Pulling Together

Staff members at the Fairfield (Ohio) treatment plant make landscaping their job and create a colorful scene every year

As chief operator at the City of Fairfield (Ohio) Wastewater Treatment Plant, Jason Hunold conducts many tours. When he does, he always hears praise for the plant’s appearance and maintenance.

“Their first impression of what they see as they arrive is a nice, clean plant,” Hunold says. “We never fail to get a lot of compliments on how nice the grounds are kept and how well everything is maintained. First impressions at a treatment plant give people a sense of how well the plant is operated. Well-maintained grounds are an indication of a well-run process. It shows the public that we’re doing everything in our power to protect river quality.”

The activated sludge treatment plant has a permitted capacity of 10 mgd and treats an average of 5.5 mgd. It serves a population of 42,000. Hunold credits the 40-year-old plant’s appearance to past and present employees who have taken the upkeep of the grounds as a personal responsibility.

The landscaping took off in the early 1990s when city crews were clearing a large area of a park to make room for a picnic shelter. They salvaged eight healthy ash trees from the site and replanted them around the treatment plant office building. Today, the trees still stand at one end of the building, providing shady green canopy.

Stepping up

The decision to save the trees was just the first step in efforts to beautify the plant. “At the same time there was a guy who really stepped up to do some landscaping,” says Hunold. The late Gene Campbell was a longtime employee who took pride in the plant’s appearance. One of his enduring legacies is a hillside patch next to a maintenance building where he spelled out “FAIRFIELD” in paving blocks against a background of red.

“Gene was really the first one who stepped up and made this his project,” says Hunold. “And he took care of those trees like his own.” Although Campbell was the first to adopt the landscaping as a personal project, others on the staff soon took an interest. “Throughout the years a number of people have stepped up, getting what they wanted to plant and adding their own touch to the grounds,” Hunold says.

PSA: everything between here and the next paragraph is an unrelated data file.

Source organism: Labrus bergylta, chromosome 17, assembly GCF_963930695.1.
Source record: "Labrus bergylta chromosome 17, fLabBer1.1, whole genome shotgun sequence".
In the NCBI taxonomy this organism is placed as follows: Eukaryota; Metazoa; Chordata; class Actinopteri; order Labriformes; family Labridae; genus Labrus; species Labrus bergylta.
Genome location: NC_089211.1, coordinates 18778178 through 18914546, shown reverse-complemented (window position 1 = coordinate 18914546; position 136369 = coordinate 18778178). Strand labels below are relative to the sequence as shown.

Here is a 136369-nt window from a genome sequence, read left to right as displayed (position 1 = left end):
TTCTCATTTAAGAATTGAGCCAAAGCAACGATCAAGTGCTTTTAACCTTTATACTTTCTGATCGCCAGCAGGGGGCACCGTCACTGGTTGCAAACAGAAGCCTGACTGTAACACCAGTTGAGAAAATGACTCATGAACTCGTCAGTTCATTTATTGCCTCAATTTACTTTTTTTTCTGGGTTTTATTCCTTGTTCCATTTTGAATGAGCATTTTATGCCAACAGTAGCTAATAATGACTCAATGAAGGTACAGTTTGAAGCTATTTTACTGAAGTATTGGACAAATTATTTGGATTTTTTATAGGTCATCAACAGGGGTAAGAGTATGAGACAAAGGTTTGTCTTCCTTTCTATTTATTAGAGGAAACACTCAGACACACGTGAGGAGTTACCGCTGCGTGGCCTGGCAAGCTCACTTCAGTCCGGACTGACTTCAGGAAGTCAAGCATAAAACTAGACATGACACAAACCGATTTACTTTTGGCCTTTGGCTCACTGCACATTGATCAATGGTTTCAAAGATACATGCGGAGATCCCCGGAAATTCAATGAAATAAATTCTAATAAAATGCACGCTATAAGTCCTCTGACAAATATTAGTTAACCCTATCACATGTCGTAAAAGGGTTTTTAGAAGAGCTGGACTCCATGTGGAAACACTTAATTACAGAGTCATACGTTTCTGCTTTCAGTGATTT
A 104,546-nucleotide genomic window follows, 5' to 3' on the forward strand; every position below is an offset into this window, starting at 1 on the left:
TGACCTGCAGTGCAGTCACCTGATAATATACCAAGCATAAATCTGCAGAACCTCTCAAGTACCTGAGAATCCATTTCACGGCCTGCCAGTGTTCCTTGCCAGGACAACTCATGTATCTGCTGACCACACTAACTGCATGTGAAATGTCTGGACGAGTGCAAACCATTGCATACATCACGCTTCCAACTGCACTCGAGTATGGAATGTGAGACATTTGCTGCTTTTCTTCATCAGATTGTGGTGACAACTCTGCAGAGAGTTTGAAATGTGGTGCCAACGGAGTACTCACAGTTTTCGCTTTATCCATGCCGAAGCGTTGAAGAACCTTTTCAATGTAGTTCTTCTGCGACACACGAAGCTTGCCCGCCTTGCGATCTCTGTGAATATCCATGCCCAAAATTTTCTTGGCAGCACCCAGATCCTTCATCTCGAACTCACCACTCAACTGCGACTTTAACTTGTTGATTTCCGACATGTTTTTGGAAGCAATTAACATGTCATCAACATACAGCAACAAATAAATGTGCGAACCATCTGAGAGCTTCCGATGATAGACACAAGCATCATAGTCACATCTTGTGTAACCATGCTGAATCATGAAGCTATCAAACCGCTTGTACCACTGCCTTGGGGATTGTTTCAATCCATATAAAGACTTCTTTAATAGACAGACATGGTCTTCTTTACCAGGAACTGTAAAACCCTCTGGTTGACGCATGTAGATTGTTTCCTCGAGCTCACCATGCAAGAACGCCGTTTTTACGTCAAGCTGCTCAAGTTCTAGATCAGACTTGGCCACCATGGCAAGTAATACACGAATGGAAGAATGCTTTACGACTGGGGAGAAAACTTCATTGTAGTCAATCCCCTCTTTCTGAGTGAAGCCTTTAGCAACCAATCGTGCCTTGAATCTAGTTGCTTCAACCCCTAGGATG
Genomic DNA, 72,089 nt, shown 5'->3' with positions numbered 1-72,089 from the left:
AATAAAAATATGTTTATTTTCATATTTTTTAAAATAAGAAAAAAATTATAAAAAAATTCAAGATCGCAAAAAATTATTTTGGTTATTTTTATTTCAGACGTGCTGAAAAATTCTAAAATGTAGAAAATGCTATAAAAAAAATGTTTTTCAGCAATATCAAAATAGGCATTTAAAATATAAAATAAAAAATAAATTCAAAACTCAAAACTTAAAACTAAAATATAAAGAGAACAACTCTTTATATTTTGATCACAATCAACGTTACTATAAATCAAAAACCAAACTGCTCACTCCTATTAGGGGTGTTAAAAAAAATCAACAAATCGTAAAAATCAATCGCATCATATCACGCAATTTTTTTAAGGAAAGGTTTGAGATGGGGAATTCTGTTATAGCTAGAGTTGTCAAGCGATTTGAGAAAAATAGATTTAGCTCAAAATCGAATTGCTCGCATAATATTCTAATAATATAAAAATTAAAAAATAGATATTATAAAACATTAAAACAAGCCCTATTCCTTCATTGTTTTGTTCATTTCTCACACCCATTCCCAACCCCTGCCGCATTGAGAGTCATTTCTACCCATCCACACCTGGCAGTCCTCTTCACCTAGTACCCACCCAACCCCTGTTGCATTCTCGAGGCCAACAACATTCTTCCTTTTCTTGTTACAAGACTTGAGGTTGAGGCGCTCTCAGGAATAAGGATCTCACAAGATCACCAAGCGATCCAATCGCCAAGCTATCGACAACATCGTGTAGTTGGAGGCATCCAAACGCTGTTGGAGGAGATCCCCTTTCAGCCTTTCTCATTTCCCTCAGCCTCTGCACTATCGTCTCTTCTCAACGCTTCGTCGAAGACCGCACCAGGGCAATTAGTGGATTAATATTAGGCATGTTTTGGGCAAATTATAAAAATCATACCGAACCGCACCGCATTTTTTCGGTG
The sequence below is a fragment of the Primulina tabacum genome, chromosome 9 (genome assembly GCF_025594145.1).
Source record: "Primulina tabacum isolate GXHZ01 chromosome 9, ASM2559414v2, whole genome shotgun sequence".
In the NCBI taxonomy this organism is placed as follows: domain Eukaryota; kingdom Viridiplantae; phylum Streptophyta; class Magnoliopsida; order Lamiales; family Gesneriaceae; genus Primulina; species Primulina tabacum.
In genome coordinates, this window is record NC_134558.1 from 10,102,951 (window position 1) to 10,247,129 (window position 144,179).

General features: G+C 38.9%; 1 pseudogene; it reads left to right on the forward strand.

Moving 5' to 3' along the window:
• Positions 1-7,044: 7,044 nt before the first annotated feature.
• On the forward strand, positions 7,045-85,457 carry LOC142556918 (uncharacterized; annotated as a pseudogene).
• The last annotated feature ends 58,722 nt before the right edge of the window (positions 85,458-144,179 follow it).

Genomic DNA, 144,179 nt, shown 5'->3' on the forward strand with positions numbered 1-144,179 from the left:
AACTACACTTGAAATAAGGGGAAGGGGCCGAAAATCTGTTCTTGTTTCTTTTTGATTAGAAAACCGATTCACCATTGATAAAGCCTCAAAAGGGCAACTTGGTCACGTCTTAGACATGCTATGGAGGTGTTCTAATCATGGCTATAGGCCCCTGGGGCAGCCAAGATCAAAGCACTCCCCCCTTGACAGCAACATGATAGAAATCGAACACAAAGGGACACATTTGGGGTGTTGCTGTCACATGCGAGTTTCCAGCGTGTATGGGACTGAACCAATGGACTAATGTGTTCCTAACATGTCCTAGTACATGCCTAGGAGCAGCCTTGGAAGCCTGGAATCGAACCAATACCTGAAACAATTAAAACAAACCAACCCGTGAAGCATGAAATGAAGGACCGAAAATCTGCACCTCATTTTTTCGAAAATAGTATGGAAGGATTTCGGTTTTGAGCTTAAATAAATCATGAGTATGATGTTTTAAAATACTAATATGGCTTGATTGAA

One motivation is that Fairfield, north of Cincinnati along the Great Miami River, has received the Tree City USA designation from the Arbor Day Foundation for the past 15 years.

“Since we started receiving that award, we’ve stepped up our landscaping even more,” Hunold says. “We’re just doing our part to help the city earn that designation.”

The job involves teamwork and a bit of compromise as people bring different ideas to the task. Plant superintendent Drew Young has created plantings of everything from roses and butterfly bushes to a Japanese maple. “That Japanese maple is his real claim to fame,” Hunold says. “That’s right outside his office window.”

Chief collaborators

The landscape includes a mixture of trees, shrubs and flower beds, many set off with neatly stacked walls of landscaping blocks. The colorful displays are groomed and mulched. Their care fits neatly into the grounds maintenance routine.

The landscaping involves a partnership between two longtime employees, lead clerk June Jeffery and maintenance foreman Larry Wittman. “For the past six to eight years, they have teamed up to go to a local lawn and garden center to get the annuals for the flower beds, and it’s always a big event,” Hunold says.

Jeffery and Wittman make their own lists of blooms and then go shopping together. Despite some differing tastes in flowers, “they always find a way to meet in the middle,” says Hunold. The teamwork continues when the two get back to the plant.

“Larry gets down on his hands and knees to do the planting and June is right over his shoulder telling him where she thinks the flowers should be planted,” says Hunold.

In the end, the result is always the same: Colorful plantings that impress the plant’s many visitors from the moment they enter the grounds and approach the front door.


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